Food

Nick Stefanelli Opens a Greek Wine, Cocktail, and Gyro Bar in Downtown DC

Kaimaki, a casual sister venture to Philotimo, debuts at Midtown Center.

Kaimaki, a Greek wine and cocktail bar opens in DC. Photography by Vina Sananikone

Midtown Center, a burgeoning new development at 15th and L Streets, Northwest, has become a dining destination in recent months thanks to a wave of restaurant and bar openings. In addition to New Orleans hotspot Dauphine’s, there’s clubby Japanese dining room Shoto; Little Chicken with its big fry buckets and pitcher drinks; and three ventures from Masseria chef Nicholas Stefanelli. Those include Italian cafe Officina, Greek tasting room Philotimo, and now, Kaimaki. The Greek wine and gyro bar opened Thursday night. 

Eventually, Stefanelli plans to run Kaimaki all day, starting in the morning with Greek coffee service that pays tribute to the place’s name (“kaimaki” refers to the coffee’s foamy cap). But with downtown DC office traffic inconsistent, Stefanelli is focusing on two things that will reliably draw diners: booze and spit-roasted meat, served late (for downtown, that’s 11 PM on weekdays and midnight on weekends).

The bar channels the Mediterranean and seats 37, with an outdoor patio to come.

The glassy bar space, which seats around 37 guests (there’s patio seating to come), channels a stony Mediterranean seascape. All the cooking happens a few steps away at Philotimo, which spit-roasts pork for gyros and souvlaki over a wood fire. Sandwiches are made with homemade pita and tzatziki, and stuffed with crispy fries. There are also snacks like Greek cheese and charcuterie boards, stuffed grape leaves, and, if you’re feeling fancy, savory loukoumades (doughnuts) topped with caviar.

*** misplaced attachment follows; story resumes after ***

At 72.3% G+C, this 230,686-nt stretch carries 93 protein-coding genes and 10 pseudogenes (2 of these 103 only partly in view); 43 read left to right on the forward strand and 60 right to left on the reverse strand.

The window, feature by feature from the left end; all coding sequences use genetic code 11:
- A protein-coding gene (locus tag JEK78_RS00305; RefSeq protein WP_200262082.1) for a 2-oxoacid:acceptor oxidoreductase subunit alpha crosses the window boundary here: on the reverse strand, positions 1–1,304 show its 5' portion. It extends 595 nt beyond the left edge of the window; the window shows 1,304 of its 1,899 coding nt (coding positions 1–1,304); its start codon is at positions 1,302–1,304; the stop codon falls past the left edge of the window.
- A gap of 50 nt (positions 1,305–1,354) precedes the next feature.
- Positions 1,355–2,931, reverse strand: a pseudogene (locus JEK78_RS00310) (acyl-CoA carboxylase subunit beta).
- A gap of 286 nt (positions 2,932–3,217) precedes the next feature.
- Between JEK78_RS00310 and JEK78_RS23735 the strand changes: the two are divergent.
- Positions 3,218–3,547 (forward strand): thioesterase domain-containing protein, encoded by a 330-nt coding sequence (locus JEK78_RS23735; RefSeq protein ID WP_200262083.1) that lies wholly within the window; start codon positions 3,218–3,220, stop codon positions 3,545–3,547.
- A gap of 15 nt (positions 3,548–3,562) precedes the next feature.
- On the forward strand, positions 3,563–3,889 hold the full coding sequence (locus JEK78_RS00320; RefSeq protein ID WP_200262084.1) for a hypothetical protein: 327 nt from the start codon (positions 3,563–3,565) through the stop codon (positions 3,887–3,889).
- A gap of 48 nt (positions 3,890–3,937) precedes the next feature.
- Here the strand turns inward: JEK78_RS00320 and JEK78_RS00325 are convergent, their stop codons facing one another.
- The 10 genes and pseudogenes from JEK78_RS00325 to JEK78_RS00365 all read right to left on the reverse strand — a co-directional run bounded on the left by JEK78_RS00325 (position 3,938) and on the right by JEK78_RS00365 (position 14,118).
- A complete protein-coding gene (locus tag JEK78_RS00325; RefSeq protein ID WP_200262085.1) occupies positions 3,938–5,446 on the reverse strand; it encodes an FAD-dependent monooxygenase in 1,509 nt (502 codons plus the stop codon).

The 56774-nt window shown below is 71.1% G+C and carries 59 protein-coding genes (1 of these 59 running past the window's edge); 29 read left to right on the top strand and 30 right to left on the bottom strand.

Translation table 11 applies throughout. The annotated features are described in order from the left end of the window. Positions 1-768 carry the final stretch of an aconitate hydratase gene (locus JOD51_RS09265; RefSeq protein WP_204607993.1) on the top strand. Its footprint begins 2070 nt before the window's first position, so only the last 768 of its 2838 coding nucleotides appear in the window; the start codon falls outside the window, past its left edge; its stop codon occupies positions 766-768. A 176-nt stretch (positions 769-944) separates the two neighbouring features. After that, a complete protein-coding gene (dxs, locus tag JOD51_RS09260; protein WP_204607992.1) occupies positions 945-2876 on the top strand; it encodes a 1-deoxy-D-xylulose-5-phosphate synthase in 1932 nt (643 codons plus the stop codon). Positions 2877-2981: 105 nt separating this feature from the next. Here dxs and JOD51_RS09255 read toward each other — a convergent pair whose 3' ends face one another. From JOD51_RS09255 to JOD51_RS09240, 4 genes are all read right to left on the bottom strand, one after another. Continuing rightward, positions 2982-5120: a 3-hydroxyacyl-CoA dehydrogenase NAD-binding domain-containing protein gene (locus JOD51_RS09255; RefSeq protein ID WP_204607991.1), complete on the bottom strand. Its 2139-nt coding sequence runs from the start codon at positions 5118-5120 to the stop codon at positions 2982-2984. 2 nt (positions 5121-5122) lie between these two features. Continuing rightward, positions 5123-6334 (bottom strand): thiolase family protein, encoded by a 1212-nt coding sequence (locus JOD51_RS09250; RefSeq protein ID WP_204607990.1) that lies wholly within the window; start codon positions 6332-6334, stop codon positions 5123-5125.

To drink: Greek wine, and lots of it. Philotimo boasts a 4,000 bottle cellar, and explorers here will find plenty of lesser-known Greek and Mediterranean wines by the glass and bottle. Barman Joseph Kocjan is behind the drinks—if your only Greek spirit knowledge is ouzo, try mastiha, a slightly nutty liqueur mixed into drinks like the Medicane, with rum, fruit syrup, and bubbles. 

Kaimaki. 1100 15th St., NW. 

Food Editor

Anna Spiegel covers the dining and drinking scene in her native DC. Prior to joining Washingtonian in 2010, she attended the French Culinary Institute and Columbia University’s MFA program in New York, and held various cooking and writing positions in NYC and in St. John, US Virgin Islands.

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